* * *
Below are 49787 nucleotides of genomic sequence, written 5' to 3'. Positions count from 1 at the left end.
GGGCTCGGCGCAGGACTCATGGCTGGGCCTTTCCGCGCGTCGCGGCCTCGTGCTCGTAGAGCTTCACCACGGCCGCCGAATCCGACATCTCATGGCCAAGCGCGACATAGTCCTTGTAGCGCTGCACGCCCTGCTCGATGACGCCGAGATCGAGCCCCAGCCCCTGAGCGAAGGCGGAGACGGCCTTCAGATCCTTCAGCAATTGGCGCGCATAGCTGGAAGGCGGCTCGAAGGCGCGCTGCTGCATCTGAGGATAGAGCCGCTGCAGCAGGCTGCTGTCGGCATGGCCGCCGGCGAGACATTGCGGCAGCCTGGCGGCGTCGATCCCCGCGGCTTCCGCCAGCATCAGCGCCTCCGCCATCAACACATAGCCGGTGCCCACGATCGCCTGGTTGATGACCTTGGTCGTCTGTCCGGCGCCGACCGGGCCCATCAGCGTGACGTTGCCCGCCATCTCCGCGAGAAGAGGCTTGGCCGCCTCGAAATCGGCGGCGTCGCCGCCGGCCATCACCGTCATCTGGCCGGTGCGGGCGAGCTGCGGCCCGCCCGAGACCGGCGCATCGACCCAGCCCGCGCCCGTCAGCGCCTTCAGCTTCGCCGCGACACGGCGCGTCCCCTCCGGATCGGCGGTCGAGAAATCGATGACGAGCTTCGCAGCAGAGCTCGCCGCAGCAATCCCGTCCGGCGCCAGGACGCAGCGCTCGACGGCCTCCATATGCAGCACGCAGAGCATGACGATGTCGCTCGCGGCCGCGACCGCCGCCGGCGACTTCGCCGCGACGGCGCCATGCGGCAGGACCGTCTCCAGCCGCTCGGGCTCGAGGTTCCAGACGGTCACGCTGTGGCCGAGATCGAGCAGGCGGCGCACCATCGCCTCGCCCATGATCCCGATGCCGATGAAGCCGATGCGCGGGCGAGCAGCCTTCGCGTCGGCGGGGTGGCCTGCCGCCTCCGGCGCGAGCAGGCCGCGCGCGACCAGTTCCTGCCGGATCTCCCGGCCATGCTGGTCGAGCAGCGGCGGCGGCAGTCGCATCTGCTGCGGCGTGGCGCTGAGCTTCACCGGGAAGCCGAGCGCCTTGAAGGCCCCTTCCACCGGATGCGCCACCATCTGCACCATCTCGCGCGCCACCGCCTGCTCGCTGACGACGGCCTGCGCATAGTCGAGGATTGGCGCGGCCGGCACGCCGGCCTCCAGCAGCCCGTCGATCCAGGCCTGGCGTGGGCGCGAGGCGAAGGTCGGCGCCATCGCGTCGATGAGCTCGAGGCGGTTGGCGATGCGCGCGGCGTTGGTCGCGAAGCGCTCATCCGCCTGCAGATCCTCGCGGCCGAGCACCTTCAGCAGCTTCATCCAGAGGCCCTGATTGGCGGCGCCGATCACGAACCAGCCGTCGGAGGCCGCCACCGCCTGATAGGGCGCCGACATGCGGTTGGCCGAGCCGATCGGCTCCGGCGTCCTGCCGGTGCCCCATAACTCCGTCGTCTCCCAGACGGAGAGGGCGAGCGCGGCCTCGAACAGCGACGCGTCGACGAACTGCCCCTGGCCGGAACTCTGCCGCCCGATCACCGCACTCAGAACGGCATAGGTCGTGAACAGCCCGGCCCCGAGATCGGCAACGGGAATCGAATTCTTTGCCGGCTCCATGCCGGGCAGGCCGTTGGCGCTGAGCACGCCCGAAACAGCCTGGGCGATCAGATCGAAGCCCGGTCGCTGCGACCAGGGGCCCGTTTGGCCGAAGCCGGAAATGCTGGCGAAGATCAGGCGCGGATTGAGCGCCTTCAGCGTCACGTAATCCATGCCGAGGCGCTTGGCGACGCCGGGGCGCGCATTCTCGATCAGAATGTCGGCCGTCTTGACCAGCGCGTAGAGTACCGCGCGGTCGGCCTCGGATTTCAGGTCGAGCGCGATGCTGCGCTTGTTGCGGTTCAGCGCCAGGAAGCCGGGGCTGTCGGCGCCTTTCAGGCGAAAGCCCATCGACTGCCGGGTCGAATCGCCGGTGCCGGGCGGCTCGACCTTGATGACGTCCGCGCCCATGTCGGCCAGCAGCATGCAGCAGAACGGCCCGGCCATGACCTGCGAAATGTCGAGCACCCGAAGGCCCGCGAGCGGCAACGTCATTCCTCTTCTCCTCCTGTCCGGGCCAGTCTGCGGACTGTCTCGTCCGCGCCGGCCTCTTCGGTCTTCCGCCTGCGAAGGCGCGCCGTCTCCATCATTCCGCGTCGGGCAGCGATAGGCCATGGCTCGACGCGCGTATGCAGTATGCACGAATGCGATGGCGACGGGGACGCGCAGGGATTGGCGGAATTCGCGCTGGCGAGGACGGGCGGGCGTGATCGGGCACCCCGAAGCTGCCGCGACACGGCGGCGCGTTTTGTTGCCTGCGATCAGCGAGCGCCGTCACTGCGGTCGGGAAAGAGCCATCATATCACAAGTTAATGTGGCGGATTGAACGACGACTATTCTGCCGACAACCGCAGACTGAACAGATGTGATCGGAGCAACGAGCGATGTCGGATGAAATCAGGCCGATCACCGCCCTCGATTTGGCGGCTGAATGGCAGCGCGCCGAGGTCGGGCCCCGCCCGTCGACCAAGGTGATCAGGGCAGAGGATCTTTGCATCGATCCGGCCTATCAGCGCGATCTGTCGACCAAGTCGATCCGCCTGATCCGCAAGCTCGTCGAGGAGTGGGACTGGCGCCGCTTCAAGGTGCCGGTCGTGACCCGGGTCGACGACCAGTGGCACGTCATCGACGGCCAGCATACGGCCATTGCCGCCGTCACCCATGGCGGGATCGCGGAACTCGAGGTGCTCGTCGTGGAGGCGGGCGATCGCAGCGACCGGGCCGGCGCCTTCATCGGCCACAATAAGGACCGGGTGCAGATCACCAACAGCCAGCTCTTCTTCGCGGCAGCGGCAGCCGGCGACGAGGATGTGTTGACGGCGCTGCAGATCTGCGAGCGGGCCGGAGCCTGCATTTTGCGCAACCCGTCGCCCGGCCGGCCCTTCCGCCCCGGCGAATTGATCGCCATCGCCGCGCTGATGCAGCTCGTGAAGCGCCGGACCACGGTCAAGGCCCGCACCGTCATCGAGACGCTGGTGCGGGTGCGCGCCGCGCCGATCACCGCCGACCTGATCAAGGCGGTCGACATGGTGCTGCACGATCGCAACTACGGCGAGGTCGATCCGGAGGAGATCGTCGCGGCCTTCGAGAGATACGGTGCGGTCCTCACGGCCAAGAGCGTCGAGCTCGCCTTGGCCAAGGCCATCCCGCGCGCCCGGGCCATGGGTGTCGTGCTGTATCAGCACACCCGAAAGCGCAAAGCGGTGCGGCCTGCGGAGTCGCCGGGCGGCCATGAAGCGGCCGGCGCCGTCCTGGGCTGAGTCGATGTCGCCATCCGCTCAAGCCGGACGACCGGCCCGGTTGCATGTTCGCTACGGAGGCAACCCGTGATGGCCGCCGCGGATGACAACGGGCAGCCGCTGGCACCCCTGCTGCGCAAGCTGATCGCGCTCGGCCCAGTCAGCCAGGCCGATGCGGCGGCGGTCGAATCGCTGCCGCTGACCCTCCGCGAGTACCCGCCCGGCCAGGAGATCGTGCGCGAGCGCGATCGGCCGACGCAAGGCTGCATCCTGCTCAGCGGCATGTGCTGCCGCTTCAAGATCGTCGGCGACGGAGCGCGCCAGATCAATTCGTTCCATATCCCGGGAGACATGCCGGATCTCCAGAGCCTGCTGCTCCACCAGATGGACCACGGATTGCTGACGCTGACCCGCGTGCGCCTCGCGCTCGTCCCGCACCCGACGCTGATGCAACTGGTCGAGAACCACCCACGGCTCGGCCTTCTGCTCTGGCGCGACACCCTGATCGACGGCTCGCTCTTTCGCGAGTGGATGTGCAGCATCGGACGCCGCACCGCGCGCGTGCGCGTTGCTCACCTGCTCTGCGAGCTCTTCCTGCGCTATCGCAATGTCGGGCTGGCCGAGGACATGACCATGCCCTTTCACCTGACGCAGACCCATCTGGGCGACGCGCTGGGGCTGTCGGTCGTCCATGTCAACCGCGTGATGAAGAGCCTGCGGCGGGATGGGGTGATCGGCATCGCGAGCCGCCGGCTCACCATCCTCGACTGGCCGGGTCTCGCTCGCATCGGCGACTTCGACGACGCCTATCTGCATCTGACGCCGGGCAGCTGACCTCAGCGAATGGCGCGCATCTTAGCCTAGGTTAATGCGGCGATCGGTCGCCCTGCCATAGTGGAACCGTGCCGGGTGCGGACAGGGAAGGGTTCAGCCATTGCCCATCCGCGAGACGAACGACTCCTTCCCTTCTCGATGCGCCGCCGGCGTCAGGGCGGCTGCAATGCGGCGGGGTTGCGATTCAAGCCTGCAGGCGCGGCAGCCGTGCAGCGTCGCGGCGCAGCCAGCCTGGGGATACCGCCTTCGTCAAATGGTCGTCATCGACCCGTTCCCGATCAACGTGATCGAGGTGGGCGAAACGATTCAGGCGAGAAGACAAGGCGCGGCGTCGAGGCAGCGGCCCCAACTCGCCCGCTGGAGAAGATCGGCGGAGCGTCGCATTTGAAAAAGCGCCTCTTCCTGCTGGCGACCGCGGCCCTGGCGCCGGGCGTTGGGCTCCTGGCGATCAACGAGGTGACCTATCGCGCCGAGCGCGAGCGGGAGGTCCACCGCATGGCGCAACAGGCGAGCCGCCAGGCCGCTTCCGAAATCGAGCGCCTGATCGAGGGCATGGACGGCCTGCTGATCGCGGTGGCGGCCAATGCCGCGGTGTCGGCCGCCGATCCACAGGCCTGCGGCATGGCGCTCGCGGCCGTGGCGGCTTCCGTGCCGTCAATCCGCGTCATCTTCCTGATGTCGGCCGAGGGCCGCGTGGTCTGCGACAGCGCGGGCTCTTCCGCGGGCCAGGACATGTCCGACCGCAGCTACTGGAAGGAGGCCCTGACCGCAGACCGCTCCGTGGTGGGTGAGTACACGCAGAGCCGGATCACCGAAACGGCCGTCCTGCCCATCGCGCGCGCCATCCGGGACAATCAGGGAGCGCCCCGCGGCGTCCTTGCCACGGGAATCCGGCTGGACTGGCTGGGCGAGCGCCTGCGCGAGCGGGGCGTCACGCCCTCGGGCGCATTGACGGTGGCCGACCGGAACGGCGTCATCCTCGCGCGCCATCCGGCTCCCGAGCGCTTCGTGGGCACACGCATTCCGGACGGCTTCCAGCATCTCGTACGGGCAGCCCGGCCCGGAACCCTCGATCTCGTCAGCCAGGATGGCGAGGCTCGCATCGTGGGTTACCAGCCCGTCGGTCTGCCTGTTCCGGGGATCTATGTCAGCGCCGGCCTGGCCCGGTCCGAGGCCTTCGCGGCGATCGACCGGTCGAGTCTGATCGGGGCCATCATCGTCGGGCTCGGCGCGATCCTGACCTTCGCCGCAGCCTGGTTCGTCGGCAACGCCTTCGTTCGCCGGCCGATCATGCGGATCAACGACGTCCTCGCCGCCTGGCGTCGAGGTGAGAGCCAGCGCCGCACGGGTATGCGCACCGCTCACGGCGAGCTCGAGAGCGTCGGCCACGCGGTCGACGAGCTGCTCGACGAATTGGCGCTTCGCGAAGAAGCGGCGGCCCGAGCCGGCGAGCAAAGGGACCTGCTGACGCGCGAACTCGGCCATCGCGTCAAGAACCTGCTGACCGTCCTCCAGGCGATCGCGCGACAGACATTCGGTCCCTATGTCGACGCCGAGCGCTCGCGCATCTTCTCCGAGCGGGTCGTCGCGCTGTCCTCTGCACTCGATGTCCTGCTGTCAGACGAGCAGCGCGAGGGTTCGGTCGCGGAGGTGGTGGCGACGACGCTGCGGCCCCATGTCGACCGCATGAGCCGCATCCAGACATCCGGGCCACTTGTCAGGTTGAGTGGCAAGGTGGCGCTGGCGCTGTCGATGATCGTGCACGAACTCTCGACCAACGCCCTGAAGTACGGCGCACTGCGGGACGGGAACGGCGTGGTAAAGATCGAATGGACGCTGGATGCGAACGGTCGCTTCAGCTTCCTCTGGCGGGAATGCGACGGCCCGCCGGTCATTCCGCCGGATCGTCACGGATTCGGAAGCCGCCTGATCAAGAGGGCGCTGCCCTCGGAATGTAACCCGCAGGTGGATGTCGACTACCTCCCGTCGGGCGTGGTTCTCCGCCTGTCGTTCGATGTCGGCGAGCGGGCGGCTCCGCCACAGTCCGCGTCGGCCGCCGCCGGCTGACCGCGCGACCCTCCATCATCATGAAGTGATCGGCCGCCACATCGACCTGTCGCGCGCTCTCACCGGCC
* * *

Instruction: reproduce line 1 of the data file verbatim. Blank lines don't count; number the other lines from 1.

Below are 49787 nucleotides of genomic sequence, written 5' to 3'. Positions count from 1 at the left end.